The second chore was more pleasant— rescuing baby turtles. Bunches were migrating across the Trace outside of Natchez. Each time I came on a crowd, I would stop, climb off my bike, and give the little tykes a lift across the pavement. I knew that there would be more coming along behind but I must have transported at least a hundred,undoubtedly saving them from being run over.

Following are several photos of the Trace from Natchez to Jackson, Mississippi that I took during the route review Peggy and I did this past spring.  In my next blog we will make a slight detour to the town of Philadelphia, Mississippi where a good friend lives and then head up the Trace to Tupelo and visit with Elvis.

Views along the Trace were constantly changing from being forested to open.

Views along the Trace were constantly changing from being forested to open.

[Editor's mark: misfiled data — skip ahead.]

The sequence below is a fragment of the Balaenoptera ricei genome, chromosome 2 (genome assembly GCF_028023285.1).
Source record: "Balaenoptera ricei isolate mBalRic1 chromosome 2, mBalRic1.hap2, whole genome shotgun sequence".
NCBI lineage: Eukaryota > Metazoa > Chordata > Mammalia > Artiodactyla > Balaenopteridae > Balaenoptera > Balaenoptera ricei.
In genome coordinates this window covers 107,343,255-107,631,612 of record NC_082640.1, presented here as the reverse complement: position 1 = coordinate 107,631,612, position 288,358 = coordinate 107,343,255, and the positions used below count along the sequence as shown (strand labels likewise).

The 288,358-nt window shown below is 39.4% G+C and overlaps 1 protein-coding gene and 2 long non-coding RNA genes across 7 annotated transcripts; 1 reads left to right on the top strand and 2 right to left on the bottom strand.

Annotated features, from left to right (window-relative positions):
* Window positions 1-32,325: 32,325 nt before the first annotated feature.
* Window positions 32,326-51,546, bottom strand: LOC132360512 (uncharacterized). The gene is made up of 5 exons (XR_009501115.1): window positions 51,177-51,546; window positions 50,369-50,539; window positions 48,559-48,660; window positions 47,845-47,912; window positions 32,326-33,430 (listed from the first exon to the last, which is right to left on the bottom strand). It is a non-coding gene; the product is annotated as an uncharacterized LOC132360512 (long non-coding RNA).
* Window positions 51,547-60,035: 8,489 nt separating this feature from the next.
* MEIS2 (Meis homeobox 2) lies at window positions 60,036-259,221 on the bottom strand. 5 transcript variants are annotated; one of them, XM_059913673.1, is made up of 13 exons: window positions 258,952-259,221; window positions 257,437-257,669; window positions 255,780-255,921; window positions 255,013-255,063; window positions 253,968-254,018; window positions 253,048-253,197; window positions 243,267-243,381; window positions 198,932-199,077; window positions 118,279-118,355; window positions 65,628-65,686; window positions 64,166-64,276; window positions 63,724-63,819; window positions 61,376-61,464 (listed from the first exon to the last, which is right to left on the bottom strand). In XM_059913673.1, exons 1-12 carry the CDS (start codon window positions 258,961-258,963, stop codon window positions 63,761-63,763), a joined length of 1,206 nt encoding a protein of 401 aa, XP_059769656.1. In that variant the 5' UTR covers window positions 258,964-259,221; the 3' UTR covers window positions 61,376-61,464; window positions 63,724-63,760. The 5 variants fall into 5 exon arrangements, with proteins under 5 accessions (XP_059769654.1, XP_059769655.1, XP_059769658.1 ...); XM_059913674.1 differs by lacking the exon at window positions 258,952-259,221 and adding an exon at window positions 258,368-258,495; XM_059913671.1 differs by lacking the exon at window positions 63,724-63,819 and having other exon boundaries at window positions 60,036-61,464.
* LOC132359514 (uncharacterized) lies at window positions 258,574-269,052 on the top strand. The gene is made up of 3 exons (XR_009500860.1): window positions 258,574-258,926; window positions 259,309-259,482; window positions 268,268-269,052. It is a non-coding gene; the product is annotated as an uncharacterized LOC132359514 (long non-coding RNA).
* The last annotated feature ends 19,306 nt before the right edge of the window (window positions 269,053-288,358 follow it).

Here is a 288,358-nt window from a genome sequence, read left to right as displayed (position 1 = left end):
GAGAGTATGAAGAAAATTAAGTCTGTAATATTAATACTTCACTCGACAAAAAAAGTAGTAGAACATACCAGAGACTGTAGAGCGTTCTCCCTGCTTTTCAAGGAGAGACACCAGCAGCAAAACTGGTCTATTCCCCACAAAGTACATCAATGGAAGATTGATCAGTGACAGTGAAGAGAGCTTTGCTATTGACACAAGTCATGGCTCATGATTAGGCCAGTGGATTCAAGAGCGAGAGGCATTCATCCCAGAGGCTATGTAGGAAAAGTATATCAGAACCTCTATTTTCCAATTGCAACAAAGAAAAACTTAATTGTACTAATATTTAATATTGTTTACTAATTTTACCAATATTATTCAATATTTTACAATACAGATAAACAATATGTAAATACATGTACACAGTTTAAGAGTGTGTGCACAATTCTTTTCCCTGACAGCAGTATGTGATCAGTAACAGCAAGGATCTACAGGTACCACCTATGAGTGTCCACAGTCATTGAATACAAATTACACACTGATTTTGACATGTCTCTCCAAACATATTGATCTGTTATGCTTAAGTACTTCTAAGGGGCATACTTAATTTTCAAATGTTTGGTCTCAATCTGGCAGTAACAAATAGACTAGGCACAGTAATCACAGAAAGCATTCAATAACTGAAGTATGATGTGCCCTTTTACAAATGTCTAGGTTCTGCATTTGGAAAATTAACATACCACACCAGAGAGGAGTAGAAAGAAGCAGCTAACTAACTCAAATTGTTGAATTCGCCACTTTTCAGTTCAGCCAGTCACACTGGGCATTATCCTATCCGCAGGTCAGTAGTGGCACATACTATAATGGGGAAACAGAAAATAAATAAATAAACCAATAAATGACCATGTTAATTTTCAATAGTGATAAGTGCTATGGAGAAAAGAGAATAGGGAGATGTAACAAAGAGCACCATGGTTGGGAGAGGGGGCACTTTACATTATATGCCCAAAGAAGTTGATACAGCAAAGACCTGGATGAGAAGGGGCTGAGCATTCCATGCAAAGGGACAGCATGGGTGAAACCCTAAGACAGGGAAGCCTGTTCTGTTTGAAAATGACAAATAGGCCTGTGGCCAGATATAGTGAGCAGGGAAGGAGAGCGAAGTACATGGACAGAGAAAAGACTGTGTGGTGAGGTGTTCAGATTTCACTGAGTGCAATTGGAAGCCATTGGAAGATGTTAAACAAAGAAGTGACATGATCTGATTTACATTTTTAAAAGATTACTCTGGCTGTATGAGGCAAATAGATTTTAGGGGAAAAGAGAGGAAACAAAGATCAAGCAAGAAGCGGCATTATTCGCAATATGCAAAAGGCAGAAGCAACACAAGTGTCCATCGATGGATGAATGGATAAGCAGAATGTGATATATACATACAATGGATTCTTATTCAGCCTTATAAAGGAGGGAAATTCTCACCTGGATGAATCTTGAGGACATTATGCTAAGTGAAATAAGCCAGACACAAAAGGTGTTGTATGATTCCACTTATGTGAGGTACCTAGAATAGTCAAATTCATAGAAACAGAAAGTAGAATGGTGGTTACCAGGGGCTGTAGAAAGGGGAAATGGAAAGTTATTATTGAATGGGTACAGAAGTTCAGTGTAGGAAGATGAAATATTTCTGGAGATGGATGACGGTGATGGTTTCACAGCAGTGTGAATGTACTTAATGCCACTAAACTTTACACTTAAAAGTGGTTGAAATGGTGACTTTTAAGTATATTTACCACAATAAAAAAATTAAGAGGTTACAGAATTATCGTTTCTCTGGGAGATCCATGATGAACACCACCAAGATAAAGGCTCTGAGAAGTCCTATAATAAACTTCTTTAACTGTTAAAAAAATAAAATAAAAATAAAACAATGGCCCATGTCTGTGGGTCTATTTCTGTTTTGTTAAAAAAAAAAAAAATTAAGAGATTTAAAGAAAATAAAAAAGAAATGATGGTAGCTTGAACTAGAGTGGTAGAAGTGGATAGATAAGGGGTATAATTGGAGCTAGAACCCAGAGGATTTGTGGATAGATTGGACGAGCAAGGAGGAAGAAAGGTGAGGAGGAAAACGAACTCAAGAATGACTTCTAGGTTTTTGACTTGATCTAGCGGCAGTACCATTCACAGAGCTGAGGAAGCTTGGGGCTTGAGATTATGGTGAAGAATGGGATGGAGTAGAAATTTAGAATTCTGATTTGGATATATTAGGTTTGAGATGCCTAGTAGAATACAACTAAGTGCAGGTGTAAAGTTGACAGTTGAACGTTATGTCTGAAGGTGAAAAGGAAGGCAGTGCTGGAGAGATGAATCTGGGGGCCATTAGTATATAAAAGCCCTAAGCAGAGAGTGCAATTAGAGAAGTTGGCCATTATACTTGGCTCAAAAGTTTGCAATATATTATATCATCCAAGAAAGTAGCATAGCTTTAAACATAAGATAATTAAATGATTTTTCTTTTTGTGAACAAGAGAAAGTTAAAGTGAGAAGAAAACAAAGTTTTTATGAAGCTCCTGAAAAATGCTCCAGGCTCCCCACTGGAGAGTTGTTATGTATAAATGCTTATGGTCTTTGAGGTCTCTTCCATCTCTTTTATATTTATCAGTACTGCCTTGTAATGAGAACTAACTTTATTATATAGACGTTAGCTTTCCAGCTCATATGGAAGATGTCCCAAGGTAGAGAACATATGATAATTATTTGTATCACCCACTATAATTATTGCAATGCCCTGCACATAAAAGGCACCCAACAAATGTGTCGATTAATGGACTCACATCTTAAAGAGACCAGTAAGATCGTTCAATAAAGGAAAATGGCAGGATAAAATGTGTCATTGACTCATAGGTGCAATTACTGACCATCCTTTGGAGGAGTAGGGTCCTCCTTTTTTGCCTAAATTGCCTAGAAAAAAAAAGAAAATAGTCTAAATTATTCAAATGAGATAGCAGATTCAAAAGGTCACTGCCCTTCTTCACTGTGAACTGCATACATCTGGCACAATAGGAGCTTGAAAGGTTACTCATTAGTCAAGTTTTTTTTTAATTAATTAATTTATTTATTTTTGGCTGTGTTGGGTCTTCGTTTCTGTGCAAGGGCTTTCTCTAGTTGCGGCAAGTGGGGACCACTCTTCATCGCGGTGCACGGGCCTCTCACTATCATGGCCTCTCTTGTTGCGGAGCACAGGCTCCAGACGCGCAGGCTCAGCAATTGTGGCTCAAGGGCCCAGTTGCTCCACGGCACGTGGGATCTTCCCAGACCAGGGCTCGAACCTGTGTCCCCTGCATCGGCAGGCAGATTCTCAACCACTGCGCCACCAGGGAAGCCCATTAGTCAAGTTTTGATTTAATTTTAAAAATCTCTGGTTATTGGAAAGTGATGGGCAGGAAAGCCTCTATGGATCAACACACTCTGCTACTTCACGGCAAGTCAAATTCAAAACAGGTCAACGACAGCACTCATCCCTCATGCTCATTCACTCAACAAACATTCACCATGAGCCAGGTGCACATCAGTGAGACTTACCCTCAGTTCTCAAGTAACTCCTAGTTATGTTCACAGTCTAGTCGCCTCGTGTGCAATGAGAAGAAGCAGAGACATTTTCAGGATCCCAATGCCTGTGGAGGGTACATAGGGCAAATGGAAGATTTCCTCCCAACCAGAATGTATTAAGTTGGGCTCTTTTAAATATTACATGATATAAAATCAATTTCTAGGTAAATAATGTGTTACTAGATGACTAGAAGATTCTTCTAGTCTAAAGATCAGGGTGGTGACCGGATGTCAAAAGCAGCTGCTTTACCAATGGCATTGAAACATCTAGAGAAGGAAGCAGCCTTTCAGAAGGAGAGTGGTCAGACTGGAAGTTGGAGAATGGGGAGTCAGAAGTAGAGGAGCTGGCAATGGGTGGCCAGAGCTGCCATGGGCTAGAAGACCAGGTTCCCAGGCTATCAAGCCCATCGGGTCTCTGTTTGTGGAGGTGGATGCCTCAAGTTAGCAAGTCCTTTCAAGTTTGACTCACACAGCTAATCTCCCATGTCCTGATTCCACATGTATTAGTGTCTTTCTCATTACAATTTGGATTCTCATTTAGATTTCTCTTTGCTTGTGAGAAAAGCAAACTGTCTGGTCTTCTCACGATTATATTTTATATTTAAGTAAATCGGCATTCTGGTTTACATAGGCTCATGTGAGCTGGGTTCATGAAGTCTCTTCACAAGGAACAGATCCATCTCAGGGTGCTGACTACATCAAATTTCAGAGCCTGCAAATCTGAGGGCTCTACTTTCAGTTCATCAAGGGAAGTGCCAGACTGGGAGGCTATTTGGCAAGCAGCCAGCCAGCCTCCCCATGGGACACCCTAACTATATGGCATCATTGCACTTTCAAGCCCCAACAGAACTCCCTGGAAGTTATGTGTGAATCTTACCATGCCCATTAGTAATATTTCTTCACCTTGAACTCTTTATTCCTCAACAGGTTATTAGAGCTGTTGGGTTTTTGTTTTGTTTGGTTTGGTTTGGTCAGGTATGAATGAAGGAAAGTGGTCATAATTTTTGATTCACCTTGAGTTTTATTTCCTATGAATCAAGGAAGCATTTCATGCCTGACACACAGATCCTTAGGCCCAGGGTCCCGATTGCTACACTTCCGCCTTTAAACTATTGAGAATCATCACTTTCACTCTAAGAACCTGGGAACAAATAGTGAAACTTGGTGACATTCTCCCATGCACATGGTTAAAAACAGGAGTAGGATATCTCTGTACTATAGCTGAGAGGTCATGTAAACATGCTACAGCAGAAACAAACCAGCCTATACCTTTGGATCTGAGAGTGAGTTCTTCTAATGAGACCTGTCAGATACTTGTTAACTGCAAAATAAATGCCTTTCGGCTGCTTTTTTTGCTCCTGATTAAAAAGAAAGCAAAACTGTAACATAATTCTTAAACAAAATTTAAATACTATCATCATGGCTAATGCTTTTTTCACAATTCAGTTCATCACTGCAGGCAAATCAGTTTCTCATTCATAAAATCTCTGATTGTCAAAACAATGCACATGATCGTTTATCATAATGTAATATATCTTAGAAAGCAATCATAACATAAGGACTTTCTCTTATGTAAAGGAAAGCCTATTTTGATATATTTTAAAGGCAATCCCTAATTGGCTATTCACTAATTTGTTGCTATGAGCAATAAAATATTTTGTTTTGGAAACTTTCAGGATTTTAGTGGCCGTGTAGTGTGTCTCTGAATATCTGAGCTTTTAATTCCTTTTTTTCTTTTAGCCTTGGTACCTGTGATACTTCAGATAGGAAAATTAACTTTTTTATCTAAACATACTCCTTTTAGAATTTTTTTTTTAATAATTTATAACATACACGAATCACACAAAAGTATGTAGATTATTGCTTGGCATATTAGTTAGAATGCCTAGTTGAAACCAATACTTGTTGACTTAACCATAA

Pine trees became common around Jackson, Mississippi.

Pine trees became common around Jackson, Mississippi.

Rich farmlands border some of the Trace.

Rich farmlands border some of the Trace.

There are a number of barns.

There are a number of barns.

These trees had yet to leaf out.

These trees were just beginning to leaf out. I enjoyed the silhouettes they created.

Numerous exhibits featuring the history of the Trace provide interesting breaks along the way.

Numerous exhibits featuring the history of the Trace provide interesting breaks along the way.

A number of the stops, like this one, include original sections of the trail.

A number of the stops, like this one, include original sections of the trail.

The Park has also rebuilt traditional fences that the pioneers who lived along the Trace would have built.